If you want to do validation in the service layer, which is a good practice, Spring Boot supports it very well. Instead of using the @Valid annotation in the controller, you’ll need to do it in the service, as below:
Don’t miss the class level @Validated annotation.
So, how does it work?
Spring Boot auto configures a MethodValidationPostProcessor component, which validates all method parameters that are annotated with @Valid inside all components that are annotated with @Validated. It throws a ConstraintViolationException exception in case of errors.
Our job then becomes handling the exception and translating that to a suitable error response. While we've already discussed how to handle exceptions previous section, let's now discuss how to translate a ConstraintViolationException to a suitable response body.
ConstraintViolationException’s getConstraintViolations() method returns the errors as a set of ConstraintViolations. So, we should transform those ConstraintViolations into a simple structure and return that in the response.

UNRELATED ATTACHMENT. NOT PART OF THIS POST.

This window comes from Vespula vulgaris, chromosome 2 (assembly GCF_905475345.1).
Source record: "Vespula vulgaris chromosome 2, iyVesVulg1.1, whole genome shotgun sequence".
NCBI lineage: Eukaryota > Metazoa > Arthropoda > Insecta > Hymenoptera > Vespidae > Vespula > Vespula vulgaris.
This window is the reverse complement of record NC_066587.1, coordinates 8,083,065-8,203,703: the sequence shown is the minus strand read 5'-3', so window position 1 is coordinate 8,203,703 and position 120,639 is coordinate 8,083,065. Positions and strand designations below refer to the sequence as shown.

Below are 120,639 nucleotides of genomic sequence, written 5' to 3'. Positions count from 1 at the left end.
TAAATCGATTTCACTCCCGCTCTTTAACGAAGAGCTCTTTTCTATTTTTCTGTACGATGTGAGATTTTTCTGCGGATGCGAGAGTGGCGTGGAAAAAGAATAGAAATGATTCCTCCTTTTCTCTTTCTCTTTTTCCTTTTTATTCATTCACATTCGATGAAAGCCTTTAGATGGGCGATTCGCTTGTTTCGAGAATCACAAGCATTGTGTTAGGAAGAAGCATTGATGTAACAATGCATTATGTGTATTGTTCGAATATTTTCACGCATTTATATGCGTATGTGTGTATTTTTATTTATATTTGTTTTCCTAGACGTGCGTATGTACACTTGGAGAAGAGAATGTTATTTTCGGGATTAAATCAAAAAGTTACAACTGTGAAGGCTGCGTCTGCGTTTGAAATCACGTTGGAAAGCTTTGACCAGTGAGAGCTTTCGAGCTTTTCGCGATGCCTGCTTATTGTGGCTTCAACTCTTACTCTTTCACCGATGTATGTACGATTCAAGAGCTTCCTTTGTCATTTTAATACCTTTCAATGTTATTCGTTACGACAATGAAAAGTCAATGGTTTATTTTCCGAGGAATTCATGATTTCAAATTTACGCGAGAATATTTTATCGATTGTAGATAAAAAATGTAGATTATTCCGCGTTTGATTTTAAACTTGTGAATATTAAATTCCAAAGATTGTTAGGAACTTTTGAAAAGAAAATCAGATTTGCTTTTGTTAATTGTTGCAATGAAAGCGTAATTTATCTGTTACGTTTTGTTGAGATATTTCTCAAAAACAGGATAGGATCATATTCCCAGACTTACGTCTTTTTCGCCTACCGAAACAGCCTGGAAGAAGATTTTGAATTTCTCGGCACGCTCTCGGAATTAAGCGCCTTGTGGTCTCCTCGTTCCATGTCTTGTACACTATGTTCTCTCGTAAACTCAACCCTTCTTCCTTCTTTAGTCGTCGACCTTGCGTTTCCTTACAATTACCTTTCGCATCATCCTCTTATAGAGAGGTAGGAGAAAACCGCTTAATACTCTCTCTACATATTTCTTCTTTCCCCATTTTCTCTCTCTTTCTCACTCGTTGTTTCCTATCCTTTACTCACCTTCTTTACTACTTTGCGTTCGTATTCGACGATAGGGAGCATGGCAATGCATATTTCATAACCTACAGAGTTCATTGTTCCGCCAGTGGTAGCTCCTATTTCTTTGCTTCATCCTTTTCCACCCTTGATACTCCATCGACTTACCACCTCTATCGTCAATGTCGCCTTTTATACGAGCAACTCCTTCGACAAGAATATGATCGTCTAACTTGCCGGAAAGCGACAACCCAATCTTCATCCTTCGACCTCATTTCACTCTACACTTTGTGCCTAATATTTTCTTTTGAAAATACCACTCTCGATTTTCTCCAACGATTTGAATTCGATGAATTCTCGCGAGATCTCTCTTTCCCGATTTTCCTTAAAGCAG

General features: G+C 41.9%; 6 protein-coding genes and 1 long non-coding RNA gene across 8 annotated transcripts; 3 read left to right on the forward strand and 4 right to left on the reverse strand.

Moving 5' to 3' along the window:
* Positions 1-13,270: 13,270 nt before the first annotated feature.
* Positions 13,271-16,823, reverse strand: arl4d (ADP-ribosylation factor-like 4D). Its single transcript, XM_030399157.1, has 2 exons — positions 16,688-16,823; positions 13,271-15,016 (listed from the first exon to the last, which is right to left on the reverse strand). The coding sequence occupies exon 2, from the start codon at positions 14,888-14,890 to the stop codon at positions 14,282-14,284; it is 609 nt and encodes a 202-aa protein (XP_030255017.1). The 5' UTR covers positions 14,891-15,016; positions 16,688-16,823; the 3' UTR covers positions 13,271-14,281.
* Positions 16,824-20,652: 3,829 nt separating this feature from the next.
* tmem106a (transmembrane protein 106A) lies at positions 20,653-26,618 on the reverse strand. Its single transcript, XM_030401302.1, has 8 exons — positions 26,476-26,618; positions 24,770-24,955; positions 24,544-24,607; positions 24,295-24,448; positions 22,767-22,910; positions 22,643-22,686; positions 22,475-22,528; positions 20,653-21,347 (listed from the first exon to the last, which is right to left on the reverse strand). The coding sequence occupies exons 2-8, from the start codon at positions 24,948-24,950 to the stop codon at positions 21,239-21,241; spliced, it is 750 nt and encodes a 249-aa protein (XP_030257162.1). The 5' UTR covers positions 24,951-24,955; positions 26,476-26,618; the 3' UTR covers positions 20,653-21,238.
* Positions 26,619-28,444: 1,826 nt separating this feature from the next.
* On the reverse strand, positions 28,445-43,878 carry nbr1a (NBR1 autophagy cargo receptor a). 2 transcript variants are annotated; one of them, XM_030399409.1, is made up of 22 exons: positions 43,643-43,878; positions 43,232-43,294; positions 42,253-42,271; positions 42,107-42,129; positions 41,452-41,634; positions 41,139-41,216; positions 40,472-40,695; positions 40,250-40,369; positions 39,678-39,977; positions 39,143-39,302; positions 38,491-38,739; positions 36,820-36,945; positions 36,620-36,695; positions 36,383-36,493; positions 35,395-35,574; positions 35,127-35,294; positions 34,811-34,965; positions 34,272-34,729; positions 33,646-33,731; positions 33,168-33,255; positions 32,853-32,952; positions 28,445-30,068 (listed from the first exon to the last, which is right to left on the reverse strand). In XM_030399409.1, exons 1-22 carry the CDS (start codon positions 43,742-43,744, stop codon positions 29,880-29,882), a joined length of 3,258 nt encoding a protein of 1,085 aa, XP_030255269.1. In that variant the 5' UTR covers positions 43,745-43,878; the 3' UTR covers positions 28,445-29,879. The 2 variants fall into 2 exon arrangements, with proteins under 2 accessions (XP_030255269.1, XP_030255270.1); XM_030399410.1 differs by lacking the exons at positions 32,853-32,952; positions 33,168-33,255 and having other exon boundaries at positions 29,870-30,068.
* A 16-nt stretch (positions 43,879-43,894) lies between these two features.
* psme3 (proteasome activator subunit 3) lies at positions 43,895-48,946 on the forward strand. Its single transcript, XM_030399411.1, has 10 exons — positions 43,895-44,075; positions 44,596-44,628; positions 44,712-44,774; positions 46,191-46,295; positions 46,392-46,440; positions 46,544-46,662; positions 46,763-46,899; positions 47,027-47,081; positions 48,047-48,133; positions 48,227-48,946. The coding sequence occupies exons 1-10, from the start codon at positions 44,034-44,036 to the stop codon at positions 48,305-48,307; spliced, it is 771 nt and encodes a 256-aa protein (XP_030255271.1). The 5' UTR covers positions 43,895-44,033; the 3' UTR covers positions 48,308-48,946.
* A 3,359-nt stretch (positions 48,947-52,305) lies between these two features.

A simple structure for returning validation errors to the client could look like this:
It's an array of error messages. Each error message has
These error messages can be structured as a simple class as below:
ConstraintViolation has the following attributes:
The propertyPath above is of the format methodName.objectName.fieldName. We won’t need the methodName prefix when sending it to the client. To strip it out, the code snippet below can be used:
So, in summary, the method below would convert a ConstraintViolation to a FieldError:
Using the above method, a set of ConstraintViolations can then be converted to a list of FieldErrors as below: